“We make a living by what we get, but we make a life by what we give.” – Churchill [Click to Tweet.]
It was after midnight before my plane landed.
We taxied toward our gate. The door opened and we waited for the captain to let us unbuckle. We stood in the aisle and waited for those in front to grab their bags.
Having had an early meeting before a flight into Chicago, an afternoon speaking engagement and dinner with a client: I was totally spent.
As I finally walked toward baggage claim, I was greeted by a gentleman with an overcoat, huge smile and sign with my name on it.
“Mr. O’Leary? I’ve been waiting for you! Let me grab your bags and get you to your hotel.”
James and I walked to his car and chatted about our days. We talked about his four girls, seven grandchildren and passion for football (he coached and played). We talked about interesting clients he’s driven; and how the most memorable generally aren’t celebrities, but normal people.
I asked him to share his favorite driving experience.
James shared that it was when he chauffeured a funeral procession. The widow, his sole passenger, had lost her husband. Her sons were the pallbearers, and somehow everyone but this woman was already with the casket at the grave site. Not wanting her to feel alone, he opened her door, took her arm and asked if it would be okay if he walked with her.
James shared that being able to be with someone at a time like that was a moment he’ll never forget.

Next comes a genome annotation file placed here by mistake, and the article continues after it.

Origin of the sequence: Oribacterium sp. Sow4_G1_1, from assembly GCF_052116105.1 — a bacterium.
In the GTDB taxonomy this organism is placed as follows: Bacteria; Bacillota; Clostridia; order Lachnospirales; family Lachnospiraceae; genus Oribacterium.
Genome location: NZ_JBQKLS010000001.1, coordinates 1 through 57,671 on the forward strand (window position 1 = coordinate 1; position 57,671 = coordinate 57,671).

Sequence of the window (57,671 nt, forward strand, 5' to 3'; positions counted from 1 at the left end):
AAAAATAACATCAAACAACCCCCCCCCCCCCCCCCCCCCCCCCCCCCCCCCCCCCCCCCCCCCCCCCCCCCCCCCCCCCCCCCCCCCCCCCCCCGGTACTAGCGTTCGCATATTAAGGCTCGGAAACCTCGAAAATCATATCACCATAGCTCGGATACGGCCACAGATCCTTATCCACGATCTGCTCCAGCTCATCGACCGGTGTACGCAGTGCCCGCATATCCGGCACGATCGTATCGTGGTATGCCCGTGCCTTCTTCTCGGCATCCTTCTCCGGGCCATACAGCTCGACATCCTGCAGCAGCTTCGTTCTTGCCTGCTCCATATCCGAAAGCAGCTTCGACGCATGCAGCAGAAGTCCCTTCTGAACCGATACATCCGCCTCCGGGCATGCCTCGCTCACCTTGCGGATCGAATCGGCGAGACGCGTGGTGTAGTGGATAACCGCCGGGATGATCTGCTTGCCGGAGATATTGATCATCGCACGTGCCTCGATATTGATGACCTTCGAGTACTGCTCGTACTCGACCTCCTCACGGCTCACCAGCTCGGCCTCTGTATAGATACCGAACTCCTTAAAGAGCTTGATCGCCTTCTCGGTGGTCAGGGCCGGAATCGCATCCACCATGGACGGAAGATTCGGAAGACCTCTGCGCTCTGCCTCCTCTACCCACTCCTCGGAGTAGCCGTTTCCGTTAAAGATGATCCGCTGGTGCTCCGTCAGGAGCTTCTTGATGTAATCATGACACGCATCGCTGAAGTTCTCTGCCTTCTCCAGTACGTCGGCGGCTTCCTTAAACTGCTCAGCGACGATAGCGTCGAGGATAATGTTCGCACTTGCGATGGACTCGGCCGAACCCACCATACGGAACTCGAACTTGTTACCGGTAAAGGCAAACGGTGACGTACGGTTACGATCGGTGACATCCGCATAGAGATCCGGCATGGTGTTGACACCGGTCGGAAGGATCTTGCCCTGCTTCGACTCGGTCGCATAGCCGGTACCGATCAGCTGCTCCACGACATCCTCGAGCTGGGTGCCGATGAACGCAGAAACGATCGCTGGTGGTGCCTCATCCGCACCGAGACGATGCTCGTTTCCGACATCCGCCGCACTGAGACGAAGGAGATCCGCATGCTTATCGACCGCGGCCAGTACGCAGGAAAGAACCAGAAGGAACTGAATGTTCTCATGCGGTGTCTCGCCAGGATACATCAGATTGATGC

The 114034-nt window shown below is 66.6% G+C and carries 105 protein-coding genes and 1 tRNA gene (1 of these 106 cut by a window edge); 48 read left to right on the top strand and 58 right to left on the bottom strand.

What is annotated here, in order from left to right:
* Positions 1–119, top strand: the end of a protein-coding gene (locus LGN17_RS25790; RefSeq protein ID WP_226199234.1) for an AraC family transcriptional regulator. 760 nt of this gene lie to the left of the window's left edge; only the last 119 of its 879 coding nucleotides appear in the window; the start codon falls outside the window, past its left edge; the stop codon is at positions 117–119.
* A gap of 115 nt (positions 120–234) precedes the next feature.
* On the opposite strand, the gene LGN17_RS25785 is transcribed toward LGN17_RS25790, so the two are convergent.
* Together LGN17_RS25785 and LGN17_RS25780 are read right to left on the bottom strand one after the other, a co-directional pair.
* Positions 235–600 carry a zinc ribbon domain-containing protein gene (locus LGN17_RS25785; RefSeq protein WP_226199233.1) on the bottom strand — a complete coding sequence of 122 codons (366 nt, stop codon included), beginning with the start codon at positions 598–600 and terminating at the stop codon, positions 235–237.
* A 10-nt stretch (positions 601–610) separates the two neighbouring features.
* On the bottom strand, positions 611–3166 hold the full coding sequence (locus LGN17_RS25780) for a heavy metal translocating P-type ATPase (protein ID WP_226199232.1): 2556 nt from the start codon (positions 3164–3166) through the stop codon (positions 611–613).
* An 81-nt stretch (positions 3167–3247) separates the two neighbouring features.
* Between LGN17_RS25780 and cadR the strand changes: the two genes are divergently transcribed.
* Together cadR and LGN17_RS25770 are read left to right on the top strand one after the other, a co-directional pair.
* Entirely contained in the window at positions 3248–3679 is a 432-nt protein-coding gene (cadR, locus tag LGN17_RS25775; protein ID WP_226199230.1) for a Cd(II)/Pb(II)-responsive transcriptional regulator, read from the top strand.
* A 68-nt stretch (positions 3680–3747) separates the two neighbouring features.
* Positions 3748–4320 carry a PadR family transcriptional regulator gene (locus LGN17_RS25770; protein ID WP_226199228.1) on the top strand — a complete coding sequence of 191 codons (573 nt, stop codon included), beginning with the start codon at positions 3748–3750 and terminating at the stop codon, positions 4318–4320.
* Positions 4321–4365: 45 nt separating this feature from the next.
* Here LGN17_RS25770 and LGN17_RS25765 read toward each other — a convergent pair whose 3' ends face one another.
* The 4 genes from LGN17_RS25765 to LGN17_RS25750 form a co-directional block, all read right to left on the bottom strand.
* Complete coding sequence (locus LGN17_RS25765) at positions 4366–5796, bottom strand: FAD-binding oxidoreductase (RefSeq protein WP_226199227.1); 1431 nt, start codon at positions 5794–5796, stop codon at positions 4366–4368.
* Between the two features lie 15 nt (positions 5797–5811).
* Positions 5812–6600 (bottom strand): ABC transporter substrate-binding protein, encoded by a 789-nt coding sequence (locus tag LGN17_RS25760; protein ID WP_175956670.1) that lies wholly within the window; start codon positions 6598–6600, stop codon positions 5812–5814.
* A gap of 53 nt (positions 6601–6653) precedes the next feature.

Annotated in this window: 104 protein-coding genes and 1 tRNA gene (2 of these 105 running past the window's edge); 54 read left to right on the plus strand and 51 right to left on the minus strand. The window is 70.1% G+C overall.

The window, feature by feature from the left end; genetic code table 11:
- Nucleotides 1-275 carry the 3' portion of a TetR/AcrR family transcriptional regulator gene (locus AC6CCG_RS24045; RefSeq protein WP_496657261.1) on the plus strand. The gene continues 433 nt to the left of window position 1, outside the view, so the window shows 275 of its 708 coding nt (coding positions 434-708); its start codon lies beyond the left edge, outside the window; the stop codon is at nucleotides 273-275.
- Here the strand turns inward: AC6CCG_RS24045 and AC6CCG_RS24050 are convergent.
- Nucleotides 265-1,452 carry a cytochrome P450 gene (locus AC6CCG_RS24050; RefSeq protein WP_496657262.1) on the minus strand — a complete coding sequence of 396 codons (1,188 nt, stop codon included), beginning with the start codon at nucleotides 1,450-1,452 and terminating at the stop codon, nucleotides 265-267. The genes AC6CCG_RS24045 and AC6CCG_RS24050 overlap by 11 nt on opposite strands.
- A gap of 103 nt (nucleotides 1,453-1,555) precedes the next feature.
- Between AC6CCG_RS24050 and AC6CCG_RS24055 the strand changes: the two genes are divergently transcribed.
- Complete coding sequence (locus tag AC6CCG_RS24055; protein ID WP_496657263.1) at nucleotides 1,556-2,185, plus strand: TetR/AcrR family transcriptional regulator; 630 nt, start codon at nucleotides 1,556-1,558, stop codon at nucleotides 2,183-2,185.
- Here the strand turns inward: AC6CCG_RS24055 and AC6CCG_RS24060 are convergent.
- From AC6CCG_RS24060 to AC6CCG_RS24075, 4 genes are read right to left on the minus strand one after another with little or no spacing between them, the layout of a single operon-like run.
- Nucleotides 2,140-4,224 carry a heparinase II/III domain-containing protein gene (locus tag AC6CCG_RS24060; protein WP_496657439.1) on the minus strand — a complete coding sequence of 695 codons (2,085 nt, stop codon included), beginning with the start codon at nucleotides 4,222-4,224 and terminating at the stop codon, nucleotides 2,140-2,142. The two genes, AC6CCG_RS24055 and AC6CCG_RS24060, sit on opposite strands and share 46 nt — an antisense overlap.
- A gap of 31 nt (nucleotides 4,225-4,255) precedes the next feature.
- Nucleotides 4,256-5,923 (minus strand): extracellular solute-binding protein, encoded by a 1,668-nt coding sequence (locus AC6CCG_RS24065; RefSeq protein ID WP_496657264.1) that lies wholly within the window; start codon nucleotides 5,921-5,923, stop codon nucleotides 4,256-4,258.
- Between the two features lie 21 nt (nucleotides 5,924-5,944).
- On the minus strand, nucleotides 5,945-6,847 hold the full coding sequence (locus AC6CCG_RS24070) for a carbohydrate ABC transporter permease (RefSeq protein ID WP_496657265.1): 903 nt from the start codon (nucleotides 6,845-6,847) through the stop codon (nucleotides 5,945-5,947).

“John,” he said, “I could retire. But I love the work. I love my passengers. I love seeing different parts of our town. I even love my boss. And I love knowing that my work makes a difference. How many people are lucky enough to feel that way?”
My friends, I’ve had hundreds of drivers. They have a difficult job. The hours are long, the pay isn’t great. Traffic jams, weather issues, demanding bosses and difficult passengers. It would be easy to be irritable and indifferent.
The difference between James and the innumerable other drivers I’ve had is he chose to be happy and he strived to make the experience a gift for his clients.
So whether you drive clients to the airport or kids to school, whether you lead a large organization or a family of one, embrace your responsibility to make the best of your day, your work and your life. [Click to Tweet.]
It will breathe life into your day – and those lucky enough to be driven by you.
Drive life like James. And stay on fire.
What is one example of how you will “drive life like James” today? Please share your answer with me and the Rising Above community in the comments below.
0 replies on “Making a Difference v. Making a Living”
Today I will make my children feel welcome and cared for in our home. I will pray for my husband and put my priorities in line with what is best for my family.
Today I will strive to give my all at work. We are at a crossroads right now with our team and I need to remember to give my all especially when we need it most.
Amen. Thx for all you do — sending positive thoughts your way! J
please sign me up for the Monday morning news letter.
You should get your first one Monday 2/16 – thanks for being part of the Rising Above community! J
Each day I strive to remember to be present to everyone I meet, looking them in the eyes and pausing to smile. At the end of each day, I take time to remember that for which I am grateful. It’s really the “little” things that make the difference. It’s very much being influenced by others.
My job is to enable process and structure to help our team. Today, I will help others understand the “why” so we can work together to improve the result.